Don’t put power into the form, let it naturally arise from the form

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“Don’t put power into the form let it naturally arise from the form.”

A guy on a discussion forum called Wayne Hansen uses that quote in his signature. I don’t know if this is a famous quote from an old master, or if it’s just something that Wayne thought of himself, but it’s such a great quote, because it’s absolutely true!

I was reviewing somebody’s form recently and the big thing I noticed was that they were trying to put power into the movements, rather than just accepting that the movements on their own are powerful, and don’t need anything extra to make them work. In fact, when you try and make Tai Chi movements powerful, it just messes them up, because you inevitably revert to tense, upper body muscle use, instead of a smooth flow of connected power, talked about in the Tai Chi classics.

(I think I should mention here that I’m not talking about the explosive bursts of power you typically see in Chen style forms. These are different. Instead, I’m talking about the general movements found in Tai Chi, typified by Yang style and it’s variations, which opt for a smooth form with an even pace throughout).

What that quote doesn’t do however is explain how Tai Chi is done, which is pretty standard in Chinese martial arts. Tai Chi is full of these mysterious sayings, which have very little explanation, and are only useful for people who already understand what they mean. So let’s break this one down and see where we get, starting with:

1. Fang song

In Tai Chi we are frequently admonished to fang song or “relax” as we would say in English. We all instinctively know that a relaxed body can be a powerful body.  Think of how heavy a small child can make themselves if they don’t want to be picked up by going all floppy. Similarly, a baby’s grip is surprisingly powerful, but not tense.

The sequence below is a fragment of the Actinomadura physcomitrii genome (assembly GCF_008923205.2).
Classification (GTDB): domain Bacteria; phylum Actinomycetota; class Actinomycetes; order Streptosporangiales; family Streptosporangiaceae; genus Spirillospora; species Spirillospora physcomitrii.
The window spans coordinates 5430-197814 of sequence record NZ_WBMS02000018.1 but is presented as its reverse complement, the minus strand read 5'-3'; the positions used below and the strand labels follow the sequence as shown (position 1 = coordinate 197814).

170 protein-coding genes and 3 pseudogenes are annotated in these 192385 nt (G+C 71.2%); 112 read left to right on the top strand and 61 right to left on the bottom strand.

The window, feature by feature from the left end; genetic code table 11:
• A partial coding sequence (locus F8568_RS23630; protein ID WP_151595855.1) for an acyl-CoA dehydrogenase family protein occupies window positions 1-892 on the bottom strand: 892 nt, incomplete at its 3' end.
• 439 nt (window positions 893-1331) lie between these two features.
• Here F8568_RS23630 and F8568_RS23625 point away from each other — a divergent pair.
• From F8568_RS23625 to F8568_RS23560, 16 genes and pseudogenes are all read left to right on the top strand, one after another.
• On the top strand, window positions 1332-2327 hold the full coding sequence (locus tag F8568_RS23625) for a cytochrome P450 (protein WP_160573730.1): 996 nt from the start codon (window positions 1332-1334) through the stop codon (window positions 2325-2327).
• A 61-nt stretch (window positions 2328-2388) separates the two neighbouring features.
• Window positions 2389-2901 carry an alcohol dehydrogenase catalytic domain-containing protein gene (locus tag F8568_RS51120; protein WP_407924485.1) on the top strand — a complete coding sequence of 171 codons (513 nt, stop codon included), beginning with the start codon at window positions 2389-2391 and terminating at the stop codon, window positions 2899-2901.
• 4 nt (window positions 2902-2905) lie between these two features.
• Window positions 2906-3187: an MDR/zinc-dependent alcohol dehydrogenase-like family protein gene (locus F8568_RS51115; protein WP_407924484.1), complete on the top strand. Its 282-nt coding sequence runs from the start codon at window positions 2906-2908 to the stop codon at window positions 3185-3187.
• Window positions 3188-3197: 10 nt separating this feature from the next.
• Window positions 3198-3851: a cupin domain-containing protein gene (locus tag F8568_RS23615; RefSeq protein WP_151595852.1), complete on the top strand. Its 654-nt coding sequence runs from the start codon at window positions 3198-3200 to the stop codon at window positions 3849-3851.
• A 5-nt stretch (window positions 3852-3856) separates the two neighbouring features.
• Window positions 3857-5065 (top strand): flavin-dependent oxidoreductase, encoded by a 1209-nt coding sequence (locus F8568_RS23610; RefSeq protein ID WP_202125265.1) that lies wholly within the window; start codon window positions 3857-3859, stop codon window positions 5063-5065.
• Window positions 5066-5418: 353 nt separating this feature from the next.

Being too tense results in a kind of rigid and brittle strength. It’s strong, but it sacrifices flexibility. This sort of force tends to lie on the surface, like ice on a lake, but break through the surface and it’s nothing but water underneath. In contrast, relaxation can be more like thick sea ice – strong and solid all the way down.

But to be both powerful and relaxed a body also needs to be:

2. Coordinated

On a purely mechanical level that means moving so that the coordinated power of the body arrives together at the same place at the same time. If you can coordinate your body so the legs, hips, torso, and arm are all arriving together in a unified purpose then you can use relaxation to create a kind whole body power that doesn’t rely much on tension at all. But that’s still not the whole story. You also need:

3. Sinking

The next stage is to get used to sinking into the movements. This sinking, which can be described as dropping the weight of the body down into the ground through relaxing, enables power from the ground to rebound up into the hands. It generally moves in an upward and outwards manner, which is the Peng Jin that Tai Chi is famous for. All the movements of Tai Chi need to contain this Peng Jin.

I often read people who criticise sinking as merely “pushing from the legs”. They say that this will just be too slow. To that I’d say, go and ask a boxer if his punches are too slow, because that’s what a boxer does. But more importantly, that’s not what I’m talking about.

It’s true, the legs are very much involved in generating power from the ground, but when you can effectively drop your weight down it’s not a physical movement of pushing from the legs that matters. It’s the internal movement of power that is important, the jin. And the power of the ground arrives in your hands instantaneously, so there’s no delay. It’s not going to be too slow to use.

Once you get used to doing this sinking you can feel it in your form. It requires practice, probably daily practice to get it. But that’s why you do the form every day, right? Every day you are practicing movements where you drop the weight and put the power of the ground in your hands.

Remember, the movements themselves are powerful – you don’t need to add power in. Instead you need to learn to relax, coordinate and sink your ‘energy’.

Just look at that picture of the famous Yang style Tai Chi teacher, Yang Cheng Fu. You can see how relaxed he looks and how his weight is sinking down.

He’s got it.

6 thoughts on “Don’t put power into the form, let it naturally arise from the form

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